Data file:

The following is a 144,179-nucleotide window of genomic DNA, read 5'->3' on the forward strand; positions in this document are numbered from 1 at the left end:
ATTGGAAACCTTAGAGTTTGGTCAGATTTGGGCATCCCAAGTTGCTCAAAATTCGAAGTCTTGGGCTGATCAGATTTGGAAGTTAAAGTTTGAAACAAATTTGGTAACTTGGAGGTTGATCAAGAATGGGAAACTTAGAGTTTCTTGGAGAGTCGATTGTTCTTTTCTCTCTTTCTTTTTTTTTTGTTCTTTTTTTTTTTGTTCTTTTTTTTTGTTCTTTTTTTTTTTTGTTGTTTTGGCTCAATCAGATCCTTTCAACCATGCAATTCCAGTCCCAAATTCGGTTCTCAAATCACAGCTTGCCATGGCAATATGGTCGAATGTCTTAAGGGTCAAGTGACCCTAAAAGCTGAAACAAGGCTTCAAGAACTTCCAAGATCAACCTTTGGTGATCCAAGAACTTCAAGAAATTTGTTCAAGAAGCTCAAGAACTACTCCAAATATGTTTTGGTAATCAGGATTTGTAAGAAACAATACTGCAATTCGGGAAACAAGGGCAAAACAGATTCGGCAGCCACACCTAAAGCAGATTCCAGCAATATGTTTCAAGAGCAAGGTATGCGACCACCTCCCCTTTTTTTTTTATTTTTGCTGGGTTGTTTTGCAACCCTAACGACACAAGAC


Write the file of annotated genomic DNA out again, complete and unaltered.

The following is a 144,179-nucleotide window of genomic DNA, read 5'->3' on the forward strand; positions in this document are numbered from 1 at the left end:
ATTGGAAACCTTAGAGTTTGGTCAGATTTGGGCATCCCAAGTTGCTCAAAATTCGAAGTCTTGGGCTGATCAGATTTGGAAGTTAAAGTTTGAAACAAATTTGGTAACTTGGAGGTTGATCAAGAATGGGAAACTTAGAGTTTCTTGGAGAGTCGATTGTTCTTTTCTCTCTTTCTTTTTTTTTTGTTCTTTTTTTTTTTGTTCTTTTTTTTTGTTCTTTTTTTTTTTTGTTGTTTTGGCTCAATCAGATCCTTTCAACCATGCAATTCCAGTCCCAAATTCGGTTCTCAAATCACAGCTTGCCATGGCAATATGGTCGAATGTCTTAAGGGTCAAGTGACCCTAAAAGCTGAAACAAGGCTTCAAGAACTTCCAAGATCAACCTTTGGTGATCCAAGAACTTCAAGAAATTTGTTCAAGAAGCTCAAGAACTACTCCAAATATGTTTTGGTAATCAGGATTTGTAAGAAACAATACTGCAATTCGGGAAACAAGGGCAAAACAGATTCGGCAGCCACACCTAAAGCAGATTCCAGCAATATGTTTCAAGAGCAAGGTATGCGACCACCTCCCCTTTTTTTTTTATTTTTGCTGGGTTGTTTTGCAACCCTAACGACACAAGAC